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Survey: More people cycling and taking Luas to work in Dublin

A survey by the Dublin Transport Authority showed that while public transport is still the preferred option, more people are travelling by bicycle and Luas across the ‘canal cordon’ area in Dublin than before.

The Luas in Dublin
The Luas in Dublin
Image: Sam Boal / Photocall Ireland

MORE PEOPLE ARE travelling by bicycle in Dublin than in previous years, a new survey has shown.

The National Transport Authority carried out the survey, which focused on people crossing the Canal Cordon into Dublin’s city centre in the morning  between 7am and 10am.

The surveys were taken at 33 locations along the cordon and data came from a number of sources, including Dublin City Council, Dublin Bus, Iarnrod Eireann and the Railway Procurement Agency, all of whom carry out an annual survey on a single day in November.

The survey showed that the number of people crossing the canal cordon by bus, rail, car, foot and motorcycle has decreased between 2006 and 2011. However, the number of people travelling by bike and Luas has increased.

In 2006, 9,029 people travelled by LUAS, whereas 9,949 travel by LUAS in 2011. Bus is by far the most popular form of public transport, with more than 50,000 people travelling by that mode every year. In 2006, 59,874 people travelled by bus, which dropped to 54,251 in 2011. However, that is an increase on 2010, when 50,420 travelled by bus.

When it came to cycling, 4,839 people travelled by bike in 2006, a figure which rose steadily and reached a peak of 6,870 in 2011. The number of people travelling by motorbike dropped from 2,395 to 1,485 in 2011, dropping every year.

Broken into percentages, nearly one-third (29.55 per cent) of people travel by bus, with 47.47 per cent travelling by public transport, compared to 37.96 per cent travelling by car. The next highest percentage is 12.49 per cent travelling by rail, followed by 7.93 per cent of people walking.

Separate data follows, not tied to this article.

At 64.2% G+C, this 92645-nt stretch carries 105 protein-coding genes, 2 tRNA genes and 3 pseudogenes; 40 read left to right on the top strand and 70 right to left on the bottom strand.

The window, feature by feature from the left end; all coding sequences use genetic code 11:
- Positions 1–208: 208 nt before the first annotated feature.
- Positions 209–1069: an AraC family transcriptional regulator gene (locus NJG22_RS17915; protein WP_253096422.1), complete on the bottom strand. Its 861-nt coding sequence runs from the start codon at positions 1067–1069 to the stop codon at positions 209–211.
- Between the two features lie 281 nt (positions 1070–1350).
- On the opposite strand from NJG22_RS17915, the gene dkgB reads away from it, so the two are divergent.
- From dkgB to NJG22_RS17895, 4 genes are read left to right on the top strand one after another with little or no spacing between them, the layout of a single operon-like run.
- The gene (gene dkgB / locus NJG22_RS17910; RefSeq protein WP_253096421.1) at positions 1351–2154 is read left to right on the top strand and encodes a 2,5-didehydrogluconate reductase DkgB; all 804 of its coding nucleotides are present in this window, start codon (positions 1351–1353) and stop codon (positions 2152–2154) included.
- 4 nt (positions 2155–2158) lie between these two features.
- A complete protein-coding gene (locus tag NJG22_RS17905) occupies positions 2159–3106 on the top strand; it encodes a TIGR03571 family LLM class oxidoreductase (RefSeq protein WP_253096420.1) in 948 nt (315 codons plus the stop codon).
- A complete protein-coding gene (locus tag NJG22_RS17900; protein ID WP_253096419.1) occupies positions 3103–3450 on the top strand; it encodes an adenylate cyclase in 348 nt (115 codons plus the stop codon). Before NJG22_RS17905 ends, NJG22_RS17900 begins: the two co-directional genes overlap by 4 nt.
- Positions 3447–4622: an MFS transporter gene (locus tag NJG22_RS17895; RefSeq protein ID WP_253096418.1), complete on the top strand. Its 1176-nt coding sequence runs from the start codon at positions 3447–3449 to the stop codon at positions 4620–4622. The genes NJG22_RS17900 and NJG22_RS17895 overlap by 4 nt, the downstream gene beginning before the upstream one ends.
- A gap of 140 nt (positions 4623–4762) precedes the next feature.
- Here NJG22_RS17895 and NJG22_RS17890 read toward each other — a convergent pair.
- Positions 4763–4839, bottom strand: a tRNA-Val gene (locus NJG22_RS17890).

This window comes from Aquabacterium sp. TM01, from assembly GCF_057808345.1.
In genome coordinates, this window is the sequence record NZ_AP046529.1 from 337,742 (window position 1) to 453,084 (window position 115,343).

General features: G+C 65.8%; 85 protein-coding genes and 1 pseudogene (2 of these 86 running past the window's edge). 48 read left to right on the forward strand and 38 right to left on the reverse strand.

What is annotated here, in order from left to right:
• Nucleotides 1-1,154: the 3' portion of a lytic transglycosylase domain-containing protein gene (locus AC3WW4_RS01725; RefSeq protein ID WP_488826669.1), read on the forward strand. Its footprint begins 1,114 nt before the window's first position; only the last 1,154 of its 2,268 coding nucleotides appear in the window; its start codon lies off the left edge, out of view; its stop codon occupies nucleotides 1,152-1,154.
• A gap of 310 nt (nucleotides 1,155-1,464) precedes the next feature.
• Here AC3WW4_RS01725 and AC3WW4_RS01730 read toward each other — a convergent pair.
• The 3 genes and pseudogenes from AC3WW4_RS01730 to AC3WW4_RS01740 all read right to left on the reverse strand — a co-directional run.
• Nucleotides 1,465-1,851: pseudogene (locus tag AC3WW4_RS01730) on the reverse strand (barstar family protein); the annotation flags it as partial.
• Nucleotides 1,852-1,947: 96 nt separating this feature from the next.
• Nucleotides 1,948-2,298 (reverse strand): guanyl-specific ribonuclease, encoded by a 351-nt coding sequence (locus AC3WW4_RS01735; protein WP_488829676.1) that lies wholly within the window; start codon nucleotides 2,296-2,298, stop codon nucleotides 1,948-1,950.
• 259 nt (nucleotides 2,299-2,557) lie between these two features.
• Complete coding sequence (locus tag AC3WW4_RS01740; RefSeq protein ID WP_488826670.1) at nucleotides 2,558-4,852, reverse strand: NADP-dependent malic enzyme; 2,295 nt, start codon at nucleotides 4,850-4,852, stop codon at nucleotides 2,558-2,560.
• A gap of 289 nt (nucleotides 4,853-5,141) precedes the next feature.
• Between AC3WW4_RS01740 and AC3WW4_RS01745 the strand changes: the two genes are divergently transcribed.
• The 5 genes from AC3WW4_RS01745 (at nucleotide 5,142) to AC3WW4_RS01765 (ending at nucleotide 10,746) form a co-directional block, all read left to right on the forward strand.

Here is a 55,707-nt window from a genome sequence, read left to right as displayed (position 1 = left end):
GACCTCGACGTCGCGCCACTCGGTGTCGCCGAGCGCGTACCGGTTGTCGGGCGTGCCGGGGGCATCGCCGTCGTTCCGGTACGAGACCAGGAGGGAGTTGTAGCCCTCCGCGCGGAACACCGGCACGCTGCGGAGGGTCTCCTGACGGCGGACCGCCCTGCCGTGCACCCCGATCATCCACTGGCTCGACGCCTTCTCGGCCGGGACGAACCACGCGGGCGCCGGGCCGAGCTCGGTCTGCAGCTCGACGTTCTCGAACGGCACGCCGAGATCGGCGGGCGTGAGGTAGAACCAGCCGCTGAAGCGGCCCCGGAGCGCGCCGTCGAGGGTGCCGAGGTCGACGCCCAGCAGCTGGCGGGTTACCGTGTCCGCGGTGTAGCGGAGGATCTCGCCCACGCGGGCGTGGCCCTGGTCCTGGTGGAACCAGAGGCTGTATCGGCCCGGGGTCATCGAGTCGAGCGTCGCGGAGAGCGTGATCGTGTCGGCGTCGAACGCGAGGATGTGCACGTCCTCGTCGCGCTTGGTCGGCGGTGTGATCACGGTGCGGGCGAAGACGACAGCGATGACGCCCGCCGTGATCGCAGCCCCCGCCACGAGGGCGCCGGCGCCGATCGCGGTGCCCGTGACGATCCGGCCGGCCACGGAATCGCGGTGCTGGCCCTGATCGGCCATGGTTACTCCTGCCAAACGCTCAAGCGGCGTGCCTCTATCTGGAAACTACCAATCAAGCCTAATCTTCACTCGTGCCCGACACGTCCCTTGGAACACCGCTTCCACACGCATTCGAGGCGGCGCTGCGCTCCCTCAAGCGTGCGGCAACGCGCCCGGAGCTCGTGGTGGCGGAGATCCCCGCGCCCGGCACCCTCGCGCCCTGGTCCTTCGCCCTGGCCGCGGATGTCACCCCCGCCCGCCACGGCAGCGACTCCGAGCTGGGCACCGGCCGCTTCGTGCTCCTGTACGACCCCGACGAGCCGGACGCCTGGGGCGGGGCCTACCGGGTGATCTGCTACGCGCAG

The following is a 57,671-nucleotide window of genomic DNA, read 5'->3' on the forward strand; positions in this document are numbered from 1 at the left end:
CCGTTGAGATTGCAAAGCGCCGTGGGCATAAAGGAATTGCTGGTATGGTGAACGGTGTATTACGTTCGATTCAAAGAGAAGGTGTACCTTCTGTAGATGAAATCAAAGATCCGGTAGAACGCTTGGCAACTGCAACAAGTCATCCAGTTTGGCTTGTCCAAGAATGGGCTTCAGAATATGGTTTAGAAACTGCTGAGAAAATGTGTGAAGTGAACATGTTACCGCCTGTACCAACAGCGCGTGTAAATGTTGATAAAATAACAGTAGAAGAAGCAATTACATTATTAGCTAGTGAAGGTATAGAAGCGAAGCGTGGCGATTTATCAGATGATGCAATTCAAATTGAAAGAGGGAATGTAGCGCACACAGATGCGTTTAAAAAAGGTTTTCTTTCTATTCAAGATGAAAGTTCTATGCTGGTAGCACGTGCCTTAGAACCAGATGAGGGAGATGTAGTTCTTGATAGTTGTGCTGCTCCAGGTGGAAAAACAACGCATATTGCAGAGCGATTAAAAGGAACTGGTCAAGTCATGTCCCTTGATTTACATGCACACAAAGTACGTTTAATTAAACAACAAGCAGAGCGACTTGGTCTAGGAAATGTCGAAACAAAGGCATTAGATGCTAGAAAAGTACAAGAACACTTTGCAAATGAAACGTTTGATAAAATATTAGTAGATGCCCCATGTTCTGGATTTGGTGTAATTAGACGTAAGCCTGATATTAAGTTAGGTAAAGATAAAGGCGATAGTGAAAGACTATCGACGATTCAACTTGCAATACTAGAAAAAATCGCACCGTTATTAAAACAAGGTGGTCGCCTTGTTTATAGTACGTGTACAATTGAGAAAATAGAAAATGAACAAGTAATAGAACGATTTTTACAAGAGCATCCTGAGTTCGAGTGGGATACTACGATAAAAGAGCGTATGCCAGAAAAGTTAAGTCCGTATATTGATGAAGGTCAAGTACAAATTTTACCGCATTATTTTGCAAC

The total number of people entering the city centre over the canal cordon has dropped by 12 per cent between 2006 and 2010 (with a slight rise of 1.4 per cent in 2011). The NTO said this “reflects the general economic downturn and the resultant rise in unemployment”.

The report also stated the economic downturn is reflected in the drop in commercial vehicle traffic entering Dublin City Centre, which halved between 2006 and 2011. However, the majority of this reduction is attributable to the ban on heavy goods vehicles entering the City Centre introduced in 2007.

Despite the general drop in the number of people crossing the cordon in the morning peak time, the share of the total carried by public transport has only dipped slightly over the period 2006 to 2011, from 49.4 per cent to 47.47 per cent.

The NTA said that this overall performance of public transport hides two contributing factors:

  • Buses and trams have both increased mode share of total travel over the period 2006  – 2011, 28.87 per cent to 29.55 per cent and 4.35 per cent to 5.42 per cent respectively, but at the same time
  • Suburban rail has lost a significant share of travel into Dublin city centre (16.17 per cent to 12.49 per cent)

Despite significant suburban rail loss of mode share, the fact that overall public transport mode share has shown only a small decrease reflects the improvements in the attractiveness of bus and LUAS over the period.

The number of cyclists entering Dublin City has increased by a significant 42 per cent over the period 2006 to 2011, which reflects a number of measures introduced in the past six years to promote cycling in the city. This includes the Dublinbikes bike rental scheme, new cycle lanes, public awareness campaigns to promote cycling and the introduction of the 30kph city centre speed limit.

The number of pedestrians has decreased overall in the last six years – according to the NTA, his may reflect a transfer from walking to other modes such as cycling,  LUAS and bus.

The number of people travelling in taxis across the Canal Cordon has almost doubled over the past six years, which the NTA believes reflects the large increase in the availability of taxis in recent years.

Read: Rail journey times between cities could be slashed ‘by up to 30 minutes’>

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